SIMI VALLEY, Calif. (KABC) -- There is increased worry among wildlife experts in Southern California about the dwindling population of mountain lions.
The concern comes as charges have been filed against a Simi Valley man suspected of shooting and killing P-38, the incident being disclosed just days after another mountain lion's death.
The National Park Service estimates there are just 10 to 15 adult cougars in the local hills, and two of them have recently been killed.
Ana Beatriz Cholo, with the Santa Monica Mountains National Recreation Area, says the big cat labeled P-61 - a four year old male - may have been the cougar spotted in a Tarzana backyard over the summer.
P-61 was struck by a car over the weekend as it tried to cross the 405 Freeway.
"Freeways and wildlife typically don't mix," Cholo said. "They act like fences, and it's not great for the mountain lion population here."
The Ventura County District Attorney's Office revealed another mountain lion, P-38, was illegally shot and killed in July on the campus of The American Jewish University in Simi Valley.
Alfredo Gonzalez, 59, has been charged with killing a protected mammal and vandalizing its collar.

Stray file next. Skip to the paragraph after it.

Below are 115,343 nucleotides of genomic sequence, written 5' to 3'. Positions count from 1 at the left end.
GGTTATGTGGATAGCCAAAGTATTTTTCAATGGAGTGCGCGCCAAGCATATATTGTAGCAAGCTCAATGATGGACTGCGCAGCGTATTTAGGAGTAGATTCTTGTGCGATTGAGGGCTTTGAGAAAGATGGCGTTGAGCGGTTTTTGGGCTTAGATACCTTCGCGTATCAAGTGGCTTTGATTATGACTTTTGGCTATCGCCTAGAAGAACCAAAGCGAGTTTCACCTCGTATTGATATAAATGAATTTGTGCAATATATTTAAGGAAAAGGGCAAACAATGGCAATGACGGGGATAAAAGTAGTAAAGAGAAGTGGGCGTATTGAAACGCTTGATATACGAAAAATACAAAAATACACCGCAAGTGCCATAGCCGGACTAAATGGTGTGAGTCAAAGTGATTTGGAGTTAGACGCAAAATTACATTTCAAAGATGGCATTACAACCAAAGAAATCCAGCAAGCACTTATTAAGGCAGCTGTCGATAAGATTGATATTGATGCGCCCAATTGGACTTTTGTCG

Eyewitness News was unable to reach Gonzales for comment.
A source tells us he had been employed by American Jewish University, but has since been terminated.
The school says it's cooperating with investigators and is "committed to working closely with the California Department of Fish and Wildlife, other relevant authorities, and community partners to ensure that AJU is fully prepared for any foreseeable situations involving wildlife in the future."
"What's sad is that he was also a male mountain lion who was breeding, so there aren't that many of them in the Santa Monica Mountains," said Cholo.
With so few of the big cats, experts worry about their genetic diversity, and the future strength of the cougar community, something Cholo says is a cherished rarity.
"We are able to sustain a mountain lion population within the city boundaries. Mumbai and L.A. are the only two megacities that have that," she said.
Meantime, wildlife officials are excited about a planned bridge over the 101 Freeway. The wildlife crossing would provide cougars and other animals a way to safely move above traffic.
Construction is expected to start within the next two years.
Wildlife experts concerned over SoCal's dwindling mountain lion population
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